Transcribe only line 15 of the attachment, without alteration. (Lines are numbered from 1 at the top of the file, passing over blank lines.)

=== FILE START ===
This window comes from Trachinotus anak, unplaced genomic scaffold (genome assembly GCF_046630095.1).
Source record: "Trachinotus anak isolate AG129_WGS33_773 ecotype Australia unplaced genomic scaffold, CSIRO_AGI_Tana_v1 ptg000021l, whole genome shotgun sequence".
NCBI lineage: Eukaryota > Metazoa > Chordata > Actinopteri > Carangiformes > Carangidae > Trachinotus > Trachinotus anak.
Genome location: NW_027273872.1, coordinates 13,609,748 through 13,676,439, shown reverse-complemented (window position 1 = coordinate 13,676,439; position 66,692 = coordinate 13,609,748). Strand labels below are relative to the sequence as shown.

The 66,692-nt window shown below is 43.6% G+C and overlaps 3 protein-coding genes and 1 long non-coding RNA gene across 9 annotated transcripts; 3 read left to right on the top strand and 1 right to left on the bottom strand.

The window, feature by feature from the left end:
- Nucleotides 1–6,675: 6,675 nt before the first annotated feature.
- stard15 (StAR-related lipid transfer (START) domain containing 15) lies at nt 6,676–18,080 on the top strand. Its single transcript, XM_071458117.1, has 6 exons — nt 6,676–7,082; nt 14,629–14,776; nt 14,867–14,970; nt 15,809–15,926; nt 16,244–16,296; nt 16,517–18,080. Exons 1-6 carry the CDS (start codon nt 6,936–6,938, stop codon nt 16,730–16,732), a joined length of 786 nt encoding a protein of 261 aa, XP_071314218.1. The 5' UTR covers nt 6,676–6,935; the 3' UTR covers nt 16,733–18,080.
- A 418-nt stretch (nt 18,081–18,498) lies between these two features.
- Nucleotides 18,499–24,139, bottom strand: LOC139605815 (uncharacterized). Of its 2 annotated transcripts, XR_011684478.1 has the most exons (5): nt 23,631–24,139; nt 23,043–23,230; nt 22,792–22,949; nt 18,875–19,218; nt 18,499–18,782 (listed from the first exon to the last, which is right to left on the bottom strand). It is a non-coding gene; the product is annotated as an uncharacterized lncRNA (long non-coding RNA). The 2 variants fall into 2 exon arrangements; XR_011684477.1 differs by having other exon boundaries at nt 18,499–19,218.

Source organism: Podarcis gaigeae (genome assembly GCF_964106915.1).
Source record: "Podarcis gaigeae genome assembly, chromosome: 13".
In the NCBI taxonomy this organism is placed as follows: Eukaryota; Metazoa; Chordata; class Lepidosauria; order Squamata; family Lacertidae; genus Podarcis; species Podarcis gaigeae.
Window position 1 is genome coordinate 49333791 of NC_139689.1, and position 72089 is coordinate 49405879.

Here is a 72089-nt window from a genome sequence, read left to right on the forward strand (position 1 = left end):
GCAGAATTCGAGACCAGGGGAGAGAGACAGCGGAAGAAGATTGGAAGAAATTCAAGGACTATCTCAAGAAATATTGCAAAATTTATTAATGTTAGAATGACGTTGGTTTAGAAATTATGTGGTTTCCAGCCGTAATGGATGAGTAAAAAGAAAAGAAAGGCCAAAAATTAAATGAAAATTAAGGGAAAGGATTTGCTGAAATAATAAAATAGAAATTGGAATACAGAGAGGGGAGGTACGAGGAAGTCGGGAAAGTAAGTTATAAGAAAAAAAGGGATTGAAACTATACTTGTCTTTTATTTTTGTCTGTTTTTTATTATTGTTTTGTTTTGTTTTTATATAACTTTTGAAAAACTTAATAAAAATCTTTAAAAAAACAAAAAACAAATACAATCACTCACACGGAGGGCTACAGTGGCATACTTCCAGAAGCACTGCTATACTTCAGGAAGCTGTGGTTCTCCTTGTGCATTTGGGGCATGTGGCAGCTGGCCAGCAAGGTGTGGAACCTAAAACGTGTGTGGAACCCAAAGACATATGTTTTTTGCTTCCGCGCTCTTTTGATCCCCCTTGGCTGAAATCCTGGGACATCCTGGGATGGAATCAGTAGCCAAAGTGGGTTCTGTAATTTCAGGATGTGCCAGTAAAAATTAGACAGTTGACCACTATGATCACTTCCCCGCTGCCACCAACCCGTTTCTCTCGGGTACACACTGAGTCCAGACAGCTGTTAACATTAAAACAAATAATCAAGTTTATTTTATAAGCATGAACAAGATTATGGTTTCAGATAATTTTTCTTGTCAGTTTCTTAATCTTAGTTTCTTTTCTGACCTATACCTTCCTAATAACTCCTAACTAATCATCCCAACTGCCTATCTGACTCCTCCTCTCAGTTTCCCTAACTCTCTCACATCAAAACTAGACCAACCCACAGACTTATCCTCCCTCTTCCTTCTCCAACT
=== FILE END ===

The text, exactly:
Here is a 72089-nt window from a genome sequence, read left to right on the forward strand (position 1 = left end):